Thermoplan GmbH has been solving people‘s automation and process-engineering problems for 3 decades now.
Over the years, all conceivable parts and components of brickworks have been addressed and the relevant challenges mastered with Thermoplan‘s state-of-the-art control technology. Solutions have been found for slow processes like drying and firing as well as for projects involving very fast processes and elaborate axis controls.
In such projects, either a new low-voltage power section is supplied or the existing one supplanted, or the control system is replaced or reprogrammed. In recent years, Thermoplan‘s service spectrum has been expanded to include the programming and supply of robots. Such solutions have been provided of late for the following areas:
› kiln/dryer car handling system
› robot integration/replacement
› setting station
› unloading station
› de-airing extrusion unit
› wet-end equipment
› turntable press (incl. hydraulic components)
› weighing/mixing systems
› pneumatic conveying equipment
In addition to this wide range of control engineering/automation products and services, Thermoplan GmbH also has to offer a dedicated Web service-based, freely expandable control system with multi-user support. Each workstation, equipped with its own network access and browser, becomes an operator control station (incl. tablet PC or smartphone).
Preparation plant, Wienerberger GmbH, Malsch facility
One recent example of successful automation is the preparation control system that Thermoplan implemented for Wienerberger GmbH in Malsch after a fire last year. Due to time pressure, the project encompassed existing, used and new components, a new control system and all-new cabling/wiring.
One of the main reasons why Wienerberger called on Thermoplan to implement the project was that the Malsch facility already possessed the company‘s software structure, which has two features of prime importance: All major plant control modules have LAD/FBD programming. All I/O addresses and function flags are directly implemented (i.e., all I/O/Fs are implemented directly in the software and therefore readily locatable via step-7 functions). The software is designed for easy integration or alteration at some later point in time.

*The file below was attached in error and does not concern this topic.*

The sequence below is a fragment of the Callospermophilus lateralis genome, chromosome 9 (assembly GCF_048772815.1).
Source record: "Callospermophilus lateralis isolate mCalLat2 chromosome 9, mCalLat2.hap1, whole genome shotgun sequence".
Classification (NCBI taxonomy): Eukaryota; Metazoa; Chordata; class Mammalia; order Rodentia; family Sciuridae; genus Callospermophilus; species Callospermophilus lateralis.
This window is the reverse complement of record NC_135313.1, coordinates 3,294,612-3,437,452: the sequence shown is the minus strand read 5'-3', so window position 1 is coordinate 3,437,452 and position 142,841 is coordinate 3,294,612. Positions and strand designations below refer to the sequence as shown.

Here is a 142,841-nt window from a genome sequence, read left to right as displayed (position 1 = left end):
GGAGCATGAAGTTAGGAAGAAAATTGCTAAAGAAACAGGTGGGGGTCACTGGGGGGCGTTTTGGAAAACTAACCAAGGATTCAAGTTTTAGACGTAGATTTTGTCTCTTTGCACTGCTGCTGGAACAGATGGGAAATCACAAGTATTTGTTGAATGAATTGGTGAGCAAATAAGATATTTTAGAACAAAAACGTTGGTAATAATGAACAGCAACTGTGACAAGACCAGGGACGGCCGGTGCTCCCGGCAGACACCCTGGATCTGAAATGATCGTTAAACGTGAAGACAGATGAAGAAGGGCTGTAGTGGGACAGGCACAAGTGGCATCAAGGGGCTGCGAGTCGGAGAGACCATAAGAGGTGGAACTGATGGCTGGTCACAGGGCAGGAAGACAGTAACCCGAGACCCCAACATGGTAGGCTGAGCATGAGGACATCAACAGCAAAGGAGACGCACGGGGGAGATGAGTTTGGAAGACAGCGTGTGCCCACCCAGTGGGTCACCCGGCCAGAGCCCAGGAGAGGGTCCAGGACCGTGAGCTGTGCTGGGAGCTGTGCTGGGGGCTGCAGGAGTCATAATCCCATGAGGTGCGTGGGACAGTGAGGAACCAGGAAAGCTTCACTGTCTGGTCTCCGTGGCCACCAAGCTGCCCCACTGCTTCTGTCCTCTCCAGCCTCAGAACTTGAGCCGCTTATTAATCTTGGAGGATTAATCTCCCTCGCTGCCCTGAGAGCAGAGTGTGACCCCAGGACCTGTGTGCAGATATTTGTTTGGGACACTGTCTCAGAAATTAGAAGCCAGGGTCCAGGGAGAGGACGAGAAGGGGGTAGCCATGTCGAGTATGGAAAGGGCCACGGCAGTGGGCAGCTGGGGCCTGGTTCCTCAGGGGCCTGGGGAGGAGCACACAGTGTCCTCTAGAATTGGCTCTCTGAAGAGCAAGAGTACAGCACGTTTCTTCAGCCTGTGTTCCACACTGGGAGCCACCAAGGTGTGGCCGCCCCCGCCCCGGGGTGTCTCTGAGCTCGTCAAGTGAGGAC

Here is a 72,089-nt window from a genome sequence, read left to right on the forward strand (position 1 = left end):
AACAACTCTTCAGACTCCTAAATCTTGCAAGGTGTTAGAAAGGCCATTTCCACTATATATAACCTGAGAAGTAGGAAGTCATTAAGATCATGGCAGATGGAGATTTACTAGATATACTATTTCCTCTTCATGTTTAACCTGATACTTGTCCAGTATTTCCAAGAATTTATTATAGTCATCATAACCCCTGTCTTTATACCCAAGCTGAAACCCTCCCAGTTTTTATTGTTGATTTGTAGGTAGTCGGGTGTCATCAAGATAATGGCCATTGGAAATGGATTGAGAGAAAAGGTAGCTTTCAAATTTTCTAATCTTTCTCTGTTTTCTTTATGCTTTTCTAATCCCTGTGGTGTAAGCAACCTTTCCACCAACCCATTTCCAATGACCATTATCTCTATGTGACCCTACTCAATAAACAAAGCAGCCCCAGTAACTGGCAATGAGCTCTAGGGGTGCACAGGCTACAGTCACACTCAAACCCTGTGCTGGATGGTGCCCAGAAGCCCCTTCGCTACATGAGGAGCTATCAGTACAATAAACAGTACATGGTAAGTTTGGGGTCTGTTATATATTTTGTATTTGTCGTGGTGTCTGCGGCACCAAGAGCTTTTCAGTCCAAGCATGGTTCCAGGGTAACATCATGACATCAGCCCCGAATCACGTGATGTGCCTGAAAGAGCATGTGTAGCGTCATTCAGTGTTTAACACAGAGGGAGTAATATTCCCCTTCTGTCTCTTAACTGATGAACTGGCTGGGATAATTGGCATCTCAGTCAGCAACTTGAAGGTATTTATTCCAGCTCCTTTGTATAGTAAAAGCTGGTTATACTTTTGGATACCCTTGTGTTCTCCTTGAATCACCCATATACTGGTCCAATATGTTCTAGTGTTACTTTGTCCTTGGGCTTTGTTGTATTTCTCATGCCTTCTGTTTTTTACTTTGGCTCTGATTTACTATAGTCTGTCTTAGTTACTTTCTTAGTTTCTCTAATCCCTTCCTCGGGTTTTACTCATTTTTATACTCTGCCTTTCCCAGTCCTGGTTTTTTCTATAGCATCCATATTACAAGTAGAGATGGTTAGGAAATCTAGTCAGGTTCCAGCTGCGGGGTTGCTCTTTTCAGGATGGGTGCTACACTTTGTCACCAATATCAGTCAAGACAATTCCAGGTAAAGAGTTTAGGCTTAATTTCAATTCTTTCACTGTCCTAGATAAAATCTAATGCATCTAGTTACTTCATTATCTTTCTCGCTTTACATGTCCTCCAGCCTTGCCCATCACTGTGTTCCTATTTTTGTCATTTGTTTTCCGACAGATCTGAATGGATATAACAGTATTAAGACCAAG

While dispensing with complex prefabricated modules for control system construction does involve a lot of extra work for developing the software, it adds significantly to the legibility of the programme and makes it much easier for the local maintenance people to adjust to altered circumstances.
This software concept also attaches priority to executing the programme and process intelligence, as well as any existing article management, completely in SPC for any and all intelligent peripheral equipment with its own controls – e.g., frequency inverters, robots, etc. This makes it easier to exchange components and to manage the overall software package at some later date. Hence, those responsible for system maintenance can concentrate on step-7 competence instead of learning to handle additional new software packages.
In keeping with the software‘s maintenance-friendly, future-proof structure, only standard components from reputable producers, such as Siemens, Phoenix, Danfoss, SEW (or as requested by the customer) are used for the machine control scope, and all operating functions are realized via WinCC (flex). This, too, ensures that the maintenance department will be able to properly maintain and take good care of the plant.
The Malsch project was planned in close cooperation with the local maintenance team and completely implemented, including all cabling/wiring, by in-house personnel.
The fuseless design of the control cabinets (with the exception of the large frequency inverters) and the clear-cut structure of the cubicles themselves are state of the art. The operator-control concept based on local operator-control stations was also coordinated with the plant.
Implementation of the project, including the unique fact of a double-shaft mixer perched on the tempering silos from 200 m away (with all the requisite cabling) took roughly seven weeks for the electrical scope and another two weeks or so for commissioning the plant and running it up to 100% output.